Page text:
Plantations of the Northern Neck
The following selection is only a sample of the many large and historic properties on the Northern Neck. Well known examples have been selected from each county as well as other properties that have a Dameron/George family connection. Many of these homes have been lost over the years, mostly to fire, but several still stand and function as private homes or public museums.
- Belle Isle
Built about 1759 by either the Burwell of Downman family. Is now part of Belle Isle State Park and listed on the National Register of Historic Places.
Built in the early 1720's by Robert "King" Carter. King Carter amassed over 200,000 acres of land in Virginia during his life. The home was burnt in 1729, but a supporting structure from the estate known as the "Spinster's House" stood until the 1930s. Modern archaeological excavations revealed the home was 40x90 feet, had a center hall tiled with marble and a marble trimmed fireplace. The site is under the jurisdiction of Preservation Virginia and listed on the National Register of Historic places.
- Enon Hall
The Enon Hall estate is located on the headwaters of Antipoison Creek. It was established by the Hathaway family, the original part of the house is thought to have been built before 1700. For a time in the 1950s the home was owned by Elton Dameron. The home has now returned to the Hathaway's and recently undergone major restoration work.
The Monaskon Plantation was first mentioned in the 1702 will of David Fox, Jr.. A post office was established there in 1860 and Monaskon Wharf became a regular steamboat stop in the late 1800's. For a time the property was farmed by the Landreth Seed Company. From the late 1970s to the early 2000s Monaskon was owned by Ralph Dameron.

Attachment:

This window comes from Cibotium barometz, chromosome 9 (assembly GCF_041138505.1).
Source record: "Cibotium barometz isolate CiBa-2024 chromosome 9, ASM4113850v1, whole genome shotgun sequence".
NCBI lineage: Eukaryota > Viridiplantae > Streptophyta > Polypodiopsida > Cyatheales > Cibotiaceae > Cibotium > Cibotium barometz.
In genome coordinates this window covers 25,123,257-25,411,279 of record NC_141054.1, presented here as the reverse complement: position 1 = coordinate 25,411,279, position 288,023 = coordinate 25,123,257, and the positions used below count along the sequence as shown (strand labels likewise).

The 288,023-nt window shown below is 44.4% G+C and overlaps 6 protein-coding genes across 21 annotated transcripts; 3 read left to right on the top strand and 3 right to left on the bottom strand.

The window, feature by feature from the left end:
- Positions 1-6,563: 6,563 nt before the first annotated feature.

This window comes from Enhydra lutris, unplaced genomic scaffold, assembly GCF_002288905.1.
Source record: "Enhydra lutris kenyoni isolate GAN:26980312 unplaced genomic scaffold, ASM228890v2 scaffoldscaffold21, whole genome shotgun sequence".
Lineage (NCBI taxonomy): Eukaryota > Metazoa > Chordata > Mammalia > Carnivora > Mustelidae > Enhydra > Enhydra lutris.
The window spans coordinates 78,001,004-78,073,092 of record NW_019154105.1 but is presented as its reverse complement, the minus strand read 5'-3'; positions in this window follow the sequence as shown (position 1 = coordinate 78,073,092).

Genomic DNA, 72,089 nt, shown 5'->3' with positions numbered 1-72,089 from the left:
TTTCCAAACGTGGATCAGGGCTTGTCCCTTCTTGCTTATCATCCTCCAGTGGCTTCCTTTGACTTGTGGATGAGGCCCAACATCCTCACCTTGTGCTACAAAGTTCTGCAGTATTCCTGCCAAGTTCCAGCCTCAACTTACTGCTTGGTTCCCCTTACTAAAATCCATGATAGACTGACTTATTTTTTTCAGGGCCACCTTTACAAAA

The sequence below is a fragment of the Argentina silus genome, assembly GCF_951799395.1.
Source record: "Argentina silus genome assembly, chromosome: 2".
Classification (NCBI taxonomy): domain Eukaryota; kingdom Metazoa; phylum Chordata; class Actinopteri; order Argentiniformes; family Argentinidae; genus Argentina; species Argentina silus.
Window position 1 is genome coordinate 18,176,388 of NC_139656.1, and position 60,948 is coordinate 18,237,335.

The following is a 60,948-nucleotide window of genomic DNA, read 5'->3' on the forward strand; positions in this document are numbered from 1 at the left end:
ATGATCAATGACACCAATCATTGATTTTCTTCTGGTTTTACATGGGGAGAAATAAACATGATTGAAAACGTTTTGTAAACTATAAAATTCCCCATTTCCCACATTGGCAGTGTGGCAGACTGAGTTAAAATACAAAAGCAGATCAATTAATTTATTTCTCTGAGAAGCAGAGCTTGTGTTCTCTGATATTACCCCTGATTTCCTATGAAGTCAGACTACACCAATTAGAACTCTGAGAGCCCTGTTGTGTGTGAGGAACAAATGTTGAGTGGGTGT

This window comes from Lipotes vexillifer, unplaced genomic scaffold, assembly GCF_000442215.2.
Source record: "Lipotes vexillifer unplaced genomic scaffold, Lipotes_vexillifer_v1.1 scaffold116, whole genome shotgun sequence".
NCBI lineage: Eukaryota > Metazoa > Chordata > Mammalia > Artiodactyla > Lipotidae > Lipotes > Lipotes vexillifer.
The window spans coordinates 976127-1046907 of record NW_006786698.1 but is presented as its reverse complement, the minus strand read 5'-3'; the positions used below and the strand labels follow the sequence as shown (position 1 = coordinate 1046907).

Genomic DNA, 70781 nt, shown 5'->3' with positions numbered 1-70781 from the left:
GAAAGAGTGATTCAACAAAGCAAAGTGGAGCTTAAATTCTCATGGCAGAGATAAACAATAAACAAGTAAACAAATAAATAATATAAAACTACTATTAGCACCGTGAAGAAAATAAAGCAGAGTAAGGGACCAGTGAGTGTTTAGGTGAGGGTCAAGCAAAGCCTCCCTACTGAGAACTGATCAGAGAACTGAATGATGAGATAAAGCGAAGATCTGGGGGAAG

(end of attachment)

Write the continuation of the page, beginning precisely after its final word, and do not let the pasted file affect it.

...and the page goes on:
Millenbeck purchased by William Ball, great-grandfather of George Washington in 1680, and was the seat of the Ball family for over 100 years. Archaeological excavations at the site found evidence of the home and of a nearby fort built during the time of Bacon's Rebellion. Listed on the Virginia Landmarks Register.
Clifton was built about 1785 by Landon Carter, Jr., grandson of Landon Carter of Sabine Hall and great-grandson of King Carter. The home was originally thought to have been built as a hunting lodge. Listed on the Virginia Landmarks Register and the National Register of Historic Places.
- Cobb's Hall
Cobb's Hall sits on land patented by in 1651 by Col. Richard Lee, the progenitor of the Lee family in Virginia. The property passed to his son Charles Lee. The current home was built in the mid-1850s by Lewis and Martha (Lee) Harvey. Listed on the Virginia Landmarks Register and the National Register of Historic Places.
Ditchley was built about 1762 by Kendall Lee. The home sits on the same 1651 Lee family land patent as nearby Cobb's Hall. The estate was sold to the Ball family in 1792 and in 1932 came into the possession of Jessie Ball DuPont and now belongs to the foundation named in her honor. The tombstone of Richard Lee's son, Hancock Lee is located across the road from Ditchley, bearing the dates 1653-1709. Listed on the Virginia Landmarks Register and the National Register of Historic Places.
- Edge Hill
Edge Hill sits on the bluffs of the Great Wicomico river across from Glebe Point. The home was built about 1835 by Dr. Hiram William Harding. Recently it was moved inland from it's original foundation.
- Guarding Point
Guarding Point was likely built before the Civil War by the Harding family. The home sets on land purchased by Lawrence Dameron in 1655 and held in the Dameron family for over 200 years. The property was also known as Garden Point and Dameron Marsh. A home known as Gascony borders the property and is said to have been burnt by the British during the Revolution, it also came into the possession of the Harding family and was rebuilt in 1848. Dameron Marsh is now a 316 acre Natural Area Preserve.